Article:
Oracle produces a new "feature release" of Java every six month. Teams that do not move forward with this rapid pace, run the risk of having to work with outdated technology, and are often forced to code around shortcomings that have already been solved in more modern Java.
In this course, we teach the most important new features of Java 9, 10, and 11. It is ideal for programmers tho are currently programming Java 8, and who need to upgrade their systems, or even programmers that are using Java 11, but feel that they have not understood all the intricacies of the new version.
We begin with encapsulation improvements, where most of our time is spent on the Java Platform Module System (JPMS). We explore how we can use JPMS to modularize our own applications and libraries. We show how the module-info.java file can give us better encapsulation and cleaner interfaces between modules. We then look at how deprecation is stricter and how we can build jar files that support several versions of Java.
Our next focus is on performance improvements in Java 11, looking at how Strings are enhanced, garbage collection, the Java Flight Recorder, and how we can use the JDK Mission Control to analyze performance bugs.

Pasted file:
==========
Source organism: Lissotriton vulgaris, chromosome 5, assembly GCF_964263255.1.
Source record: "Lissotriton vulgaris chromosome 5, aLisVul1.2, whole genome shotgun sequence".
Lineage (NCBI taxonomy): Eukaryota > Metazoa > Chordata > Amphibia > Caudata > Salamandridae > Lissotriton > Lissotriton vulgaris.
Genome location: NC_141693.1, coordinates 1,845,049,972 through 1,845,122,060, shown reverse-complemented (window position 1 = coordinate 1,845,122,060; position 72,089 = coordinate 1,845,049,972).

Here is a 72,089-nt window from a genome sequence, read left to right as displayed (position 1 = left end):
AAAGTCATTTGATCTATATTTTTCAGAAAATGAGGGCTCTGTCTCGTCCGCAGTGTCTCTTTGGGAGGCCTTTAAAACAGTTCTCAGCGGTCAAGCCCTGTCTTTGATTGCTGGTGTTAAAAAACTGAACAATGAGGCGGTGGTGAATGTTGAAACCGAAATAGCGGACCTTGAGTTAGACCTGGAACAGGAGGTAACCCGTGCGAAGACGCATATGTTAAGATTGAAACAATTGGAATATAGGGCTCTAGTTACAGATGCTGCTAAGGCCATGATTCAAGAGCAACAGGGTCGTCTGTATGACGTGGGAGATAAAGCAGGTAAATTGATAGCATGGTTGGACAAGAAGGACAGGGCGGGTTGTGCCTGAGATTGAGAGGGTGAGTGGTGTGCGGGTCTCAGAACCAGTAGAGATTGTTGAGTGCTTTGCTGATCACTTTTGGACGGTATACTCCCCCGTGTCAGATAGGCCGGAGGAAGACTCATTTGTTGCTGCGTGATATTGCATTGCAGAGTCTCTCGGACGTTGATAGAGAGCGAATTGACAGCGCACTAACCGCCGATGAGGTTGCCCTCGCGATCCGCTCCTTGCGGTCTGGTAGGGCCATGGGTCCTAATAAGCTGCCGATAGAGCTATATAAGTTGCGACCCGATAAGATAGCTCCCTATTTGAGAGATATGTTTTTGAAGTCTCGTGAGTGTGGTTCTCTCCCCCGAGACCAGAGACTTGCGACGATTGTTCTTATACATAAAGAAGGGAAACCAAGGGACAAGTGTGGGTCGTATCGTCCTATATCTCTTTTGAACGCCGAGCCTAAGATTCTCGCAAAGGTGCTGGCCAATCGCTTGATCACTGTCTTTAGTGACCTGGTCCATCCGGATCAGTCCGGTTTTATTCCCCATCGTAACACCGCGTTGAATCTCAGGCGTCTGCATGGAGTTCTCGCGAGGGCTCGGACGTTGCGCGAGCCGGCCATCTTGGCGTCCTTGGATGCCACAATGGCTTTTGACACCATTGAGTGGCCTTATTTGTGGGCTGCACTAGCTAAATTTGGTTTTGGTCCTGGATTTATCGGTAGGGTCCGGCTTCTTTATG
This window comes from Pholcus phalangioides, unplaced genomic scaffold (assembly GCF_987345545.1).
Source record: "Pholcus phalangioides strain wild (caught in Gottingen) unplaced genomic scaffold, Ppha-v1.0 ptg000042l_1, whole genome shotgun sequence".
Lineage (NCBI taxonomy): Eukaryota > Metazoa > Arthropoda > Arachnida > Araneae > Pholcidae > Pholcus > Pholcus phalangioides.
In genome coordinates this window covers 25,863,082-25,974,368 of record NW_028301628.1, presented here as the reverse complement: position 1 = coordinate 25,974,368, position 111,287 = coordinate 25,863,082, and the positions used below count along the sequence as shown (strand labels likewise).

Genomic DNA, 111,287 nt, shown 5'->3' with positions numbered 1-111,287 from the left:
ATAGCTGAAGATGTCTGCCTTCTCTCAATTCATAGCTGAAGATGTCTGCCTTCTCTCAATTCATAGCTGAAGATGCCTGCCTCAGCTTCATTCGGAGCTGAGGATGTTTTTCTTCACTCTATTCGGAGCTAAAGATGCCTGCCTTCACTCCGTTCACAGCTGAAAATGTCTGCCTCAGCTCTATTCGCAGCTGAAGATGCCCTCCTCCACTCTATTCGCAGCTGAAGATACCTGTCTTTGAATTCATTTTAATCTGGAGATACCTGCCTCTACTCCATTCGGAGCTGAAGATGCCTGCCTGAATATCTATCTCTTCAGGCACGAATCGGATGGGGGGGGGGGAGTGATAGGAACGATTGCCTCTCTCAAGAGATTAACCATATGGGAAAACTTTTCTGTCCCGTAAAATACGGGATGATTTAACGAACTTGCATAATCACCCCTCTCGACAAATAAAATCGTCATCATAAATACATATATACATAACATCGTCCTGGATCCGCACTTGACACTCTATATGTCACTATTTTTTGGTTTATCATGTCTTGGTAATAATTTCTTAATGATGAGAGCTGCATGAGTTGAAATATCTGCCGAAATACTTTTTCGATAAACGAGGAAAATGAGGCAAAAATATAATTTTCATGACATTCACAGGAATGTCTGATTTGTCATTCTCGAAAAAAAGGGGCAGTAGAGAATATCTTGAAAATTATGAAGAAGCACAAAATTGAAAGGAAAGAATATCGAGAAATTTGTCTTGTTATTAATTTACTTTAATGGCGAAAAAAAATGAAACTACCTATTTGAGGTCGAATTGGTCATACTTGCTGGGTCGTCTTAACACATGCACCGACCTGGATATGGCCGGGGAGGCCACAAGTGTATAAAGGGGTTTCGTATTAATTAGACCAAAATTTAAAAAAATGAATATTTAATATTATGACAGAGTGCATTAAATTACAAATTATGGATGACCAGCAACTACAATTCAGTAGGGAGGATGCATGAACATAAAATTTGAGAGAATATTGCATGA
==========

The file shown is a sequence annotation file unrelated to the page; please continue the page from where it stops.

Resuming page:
We then look at a few language improvements, specifically the new "var" construct, and how and when to use it. We then look at several small changes in the language that make coding more convenient.
We then investigate some additions to concurrency, such as how we can use VarHandles to atomically update fields, much like atomic field references worked in the past. We also show how to get the best performance from VarHandles, to match that of sun.misc.Unsafe. Lastly, we look at a few new concurrency improvements.
We end our Java 11 excursion by learning about tools and API improvements, beginning with the collection factory methods to create immutable List, Set and Map instances. We then spend some time learning about HttpClient, and the three modes of communication: synchronous, asynchronous, and reactive. We learn how to launch single-file Java programs without the need to first compile the classes, and how JShell acts as a Java REPL. We also learn about the new unified logging that gives us insight into how the JVM runs. Our last two topics are the new StackWalker API, allowing us to get more information of which methods are in our stack, and the new ObjectInputFilter to make serialization more secure.
During the training, we will always get a chance to try out what we have learned in carefully thought out exercises. This will help us understand and quickly internalize what we have just learned.